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Expedited Deportation & the Humanitarian Crisis on the Border
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Why are some people suggesting that we expedite deportation of children from Central America?
Prior to the recent influx of unaccompanied children coming across our southern border, U.S. immigration courts were already backlogged. The arrival of so many children has only added to the insufficient capacity of our courts. Recently, some political leaders have called for "expediting deportations" in order to send a message to Central Americans that children who come to the U.S. will not be allowed to stay. Initially, the White House cited the William Wilberforce Trafficking Victims Protection Reauthorization Act of 2008 (TVPRA) as the reason children could not be immediately deported. Since then, many have called for that provision to be changed.
What is the William Wilberforce Trafficking Victims Protection Reauthorization Act?
The William Wilberforce Trafficking Victims Protection Reauthorization Act of 2008 is part of a multi-decade effort to combat human trafficking both at home and abroad. The original legislation was the Trafficking Victims Protection Act of 2000. The TVPA has been updated and reauthorized in 2003, 2005, 2008 and again in 2013.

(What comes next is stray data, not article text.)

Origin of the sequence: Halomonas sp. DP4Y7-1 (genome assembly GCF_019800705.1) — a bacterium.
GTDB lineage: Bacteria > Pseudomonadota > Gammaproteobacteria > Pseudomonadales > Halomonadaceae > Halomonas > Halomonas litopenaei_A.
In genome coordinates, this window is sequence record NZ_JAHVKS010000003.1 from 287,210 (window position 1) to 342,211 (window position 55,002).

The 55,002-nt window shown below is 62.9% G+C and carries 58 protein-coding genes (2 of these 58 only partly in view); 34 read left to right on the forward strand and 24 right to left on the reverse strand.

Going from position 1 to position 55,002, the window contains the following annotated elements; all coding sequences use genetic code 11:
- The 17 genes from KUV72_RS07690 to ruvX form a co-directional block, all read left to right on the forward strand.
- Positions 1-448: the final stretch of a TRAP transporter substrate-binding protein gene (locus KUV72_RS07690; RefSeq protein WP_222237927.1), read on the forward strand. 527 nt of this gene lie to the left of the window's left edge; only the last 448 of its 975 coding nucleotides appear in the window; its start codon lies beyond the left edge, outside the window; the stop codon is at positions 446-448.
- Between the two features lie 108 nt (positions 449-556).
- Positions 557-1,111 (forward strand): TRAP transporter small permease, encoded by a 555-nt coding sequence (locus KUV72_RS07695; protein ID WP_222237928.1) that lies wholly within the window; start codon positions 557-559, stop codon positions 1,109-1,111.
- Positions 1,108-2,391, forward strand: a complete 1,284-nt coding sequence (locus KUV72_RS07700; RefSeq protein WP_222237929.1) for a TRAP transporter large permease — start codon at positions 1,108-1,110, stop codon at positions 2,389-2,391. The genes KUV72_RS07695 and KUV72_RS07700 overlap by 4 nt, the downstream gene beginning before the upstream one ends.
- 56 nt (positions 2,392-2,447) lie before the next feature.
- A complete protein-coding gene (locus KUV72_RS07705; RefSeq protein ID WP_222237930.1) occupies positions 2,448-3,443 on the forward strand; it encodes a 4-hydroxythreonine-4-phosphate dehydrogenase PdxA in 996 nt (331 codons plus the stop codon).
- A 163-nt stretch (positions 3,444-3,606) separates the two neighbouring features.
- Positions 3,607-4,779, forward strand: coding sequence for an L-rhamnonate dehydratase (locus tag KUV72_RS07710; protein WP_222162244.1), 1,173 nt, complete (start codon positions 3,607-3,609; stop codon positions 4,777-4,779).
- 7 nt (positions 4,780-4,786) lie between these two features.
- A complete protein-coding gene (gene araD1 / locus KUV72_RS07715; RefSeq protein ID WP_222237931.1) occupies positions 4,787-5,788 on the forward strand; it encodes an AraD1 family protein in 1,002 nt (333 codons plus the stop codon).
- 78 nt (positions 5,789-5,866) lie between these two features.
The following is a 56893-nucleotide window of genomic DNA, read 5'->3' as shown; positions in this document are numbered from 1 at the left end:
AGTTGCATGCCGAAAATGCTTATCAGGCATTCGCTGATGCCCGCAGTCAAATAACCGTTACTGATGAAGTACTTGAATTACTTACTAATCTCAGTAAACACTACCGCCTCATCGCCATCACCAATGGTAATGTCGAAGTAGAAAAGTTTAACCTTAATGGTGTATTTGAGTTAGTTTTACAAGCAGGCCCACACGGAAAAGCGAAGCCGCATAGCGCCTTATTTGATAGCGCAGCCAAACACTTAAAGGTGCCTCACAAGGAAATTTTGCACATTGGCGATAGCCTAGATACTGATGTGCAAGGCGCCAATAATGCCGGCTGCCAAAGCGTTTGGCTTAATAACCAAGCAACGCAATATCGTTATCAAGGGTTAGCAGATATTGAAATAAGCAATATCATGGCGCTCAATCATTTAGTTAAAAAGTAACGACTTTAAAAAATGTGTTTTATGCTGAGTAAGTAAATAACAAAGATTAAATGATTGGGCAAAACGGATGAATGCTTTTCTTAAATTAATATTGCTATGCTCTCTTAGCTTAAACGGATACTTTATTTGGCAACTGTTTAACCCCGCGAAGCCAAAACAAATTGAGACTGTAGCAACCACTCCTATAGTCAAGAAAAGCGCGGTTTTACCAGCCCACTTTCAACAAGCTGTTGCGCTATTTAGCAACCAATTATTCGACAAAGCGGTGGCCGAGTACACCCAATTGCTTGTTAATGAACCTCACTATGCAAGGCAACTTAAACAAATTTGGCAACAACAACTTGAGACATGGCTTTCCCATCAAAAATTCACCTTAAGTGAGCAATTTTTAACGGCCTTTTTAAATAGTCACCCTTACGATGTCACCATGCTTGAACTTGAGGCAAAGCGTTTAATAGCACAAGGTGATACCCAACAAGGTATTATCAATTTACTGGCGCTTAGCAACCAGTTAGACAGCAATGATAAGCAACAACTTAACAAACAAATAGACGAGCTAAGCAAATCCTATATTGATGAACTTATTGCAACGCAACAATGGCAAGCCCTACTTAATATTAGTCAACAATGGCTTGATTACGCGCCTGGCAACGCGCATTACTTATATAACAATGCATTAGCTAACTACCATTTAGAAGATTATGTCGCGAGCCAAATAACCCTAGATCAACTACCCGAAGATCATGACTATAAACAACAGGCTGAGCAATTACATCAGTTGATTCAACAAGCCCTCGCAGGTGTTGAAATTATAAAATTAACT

In the 2008 reauthorization bill signed by President Bush, a provision entitled "Enhancing Efforts to Combat the Trafficking of Children" was added to the legislation; it is now codified at 8 USC 1232. This provision requires screening, process, and counsel for children due to their especially vulnerable nature in order to better identify child victims of human trafficking. There is one set of procedures for children from countries "contiguous to the United States" and another for children from all other countries.
If a child is from a contiguous country (Mexico or Canada), how do we decide whether to deport him/her?
If a child is from a country contiguous to the United States, the Department of Homeland Security (note: Border Patrol falls under DHS) screens the child within the first 48 hours, and if they find no evidence of trafficking or fear of persecution, then they may return the child to the country of origin without the child going before an immigration judge or having access to non-law enforcement child experts or legal counsel.
If a child is from a noncontiguous country (not Mexico or Canada), how do we decide whether to deport him/her?